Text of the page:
Saturday, June 25, 2011
The Savage Garden: Review
The Savage Garden, the second novel by British author Mark Mills, is a literary mystery in the tradition of juxtaposing historical and contemporary events. Set in the post-World War II era, it focuses on Cambridge student Adam Strickland who is in search of a subject for his art history thesis. His mentor suggests that he research an Italian garden found on the estate of Signora Francesca Docci. The garden was built by the villa's first owner, Federico Docci, and has been recognized as a tribute to his wife Flora, who died when she was only 25. From the moment Strickland first walks through the garden he begins to suspect that there is more to the tranquil setting that meets the eye and that the statues placed in various sections may be more than a tribute to the mythological guardians as has been assumed for hundreds of years. As he endeavors to unravel the puzzle of the garden, his conversations with Signora Docci, her family, and her long-time companion make him aware of a more recent mystery. Emilio, the Signora's eldest son, was killed during the German occupation--apparently by drunken German soldiers. But there have already been two versions told of the murder. Is there a third, more accurate version yet to be told?
I had a very rocky start with this novel. The first chapter has, what seems to me, a completely pointless scene with Strickland and his then girlfriend. She is a writer and they are discussing a portion of her book when all of sudden Mills throws in a description of how her breasts were straining against the fabric of her shirt. And I'm thinking "Have I stumbled into a bodice-ripper when I wasn't looking? Will there be 'throbbing' next?" Totally unnecessary description and it almost caused me to stop reading. Because if every time a female character was brought onstage we were going to be given unnecessary sexual descriptions, then I was not interested. It didn't help that the girlfriend was pretty much not essential at all and that it didn't matter that she was a writer. She dumps him...and that makes him all the more eager to go to Italy for his research, but that could have been established in a much better way. Fortunately Mills gets the torrid romance novel prose out of his system early on (he handles future romance scenes much more deftly) and soon gets down to business with the literary mystery. I was completely enthralled with the secrets of the garden and the quest to discover its hidden meaning. Given my reading over the past year, I should have picked up on the literary clues that were essential to the solution, but even though I missed those references I did see the basic secret long before Strickland.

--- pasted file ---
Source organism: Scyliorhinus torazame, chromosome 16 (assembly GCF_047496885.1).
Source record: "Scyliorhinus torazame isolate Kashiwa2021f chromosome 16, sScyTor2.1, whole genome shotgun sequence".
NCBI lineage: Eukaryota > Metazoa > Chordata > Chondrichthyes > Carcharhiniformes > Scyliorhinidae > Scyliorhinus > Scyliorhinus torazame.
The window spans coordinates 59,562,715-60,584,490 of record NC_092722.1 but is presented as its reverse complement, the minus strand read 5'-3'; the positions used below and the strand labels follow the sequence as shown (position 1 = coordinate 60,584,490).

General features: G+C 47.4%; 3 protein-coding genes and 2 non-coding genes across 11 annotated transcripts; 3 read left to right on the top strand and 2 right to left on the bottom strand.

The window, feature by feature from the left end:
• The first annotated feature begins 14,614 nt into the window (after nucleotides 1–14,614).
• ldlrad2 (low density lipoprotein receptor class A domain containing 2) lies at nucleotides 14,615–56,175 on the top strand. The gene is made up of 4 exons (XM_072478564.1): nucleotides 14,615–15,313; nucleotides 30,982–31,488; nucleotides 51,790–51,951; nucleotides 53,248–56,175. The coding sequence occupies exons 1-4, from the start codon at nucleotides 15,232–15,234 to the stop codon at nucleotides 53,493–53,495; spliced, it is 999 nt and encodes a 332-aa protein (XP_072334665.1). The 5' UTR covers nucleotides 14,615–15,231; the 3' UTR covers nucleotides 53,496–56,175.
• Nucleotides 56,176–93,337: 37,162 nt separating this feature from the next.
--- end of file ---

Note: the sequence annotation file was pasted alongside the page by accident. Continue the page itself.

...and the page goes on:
Mills does a very good job balancing the historical and contemporary mysteries, although I must admit that I was more interested in the secrets of the garden than I was in the murder of Signora Docci's son. Overall, Mills also does very well with his characterization--giving the individuals depth and making the reader interested in their motives. The only reservations I have are with the character of the contemporary villain--we aren't given enough to provoke either sympathy or revulsion--and I would have liked to have seen a bit more of Strickland's mentor, Professor Crispin Leonard.
This was a very satisfying and interesting literary mystery. I learned quite a bit about Italian art and history. There was plenty of action and adventure and (after that first chapter) even a bit of romance. A fast-paced, good summer-time read. Three and a half stars.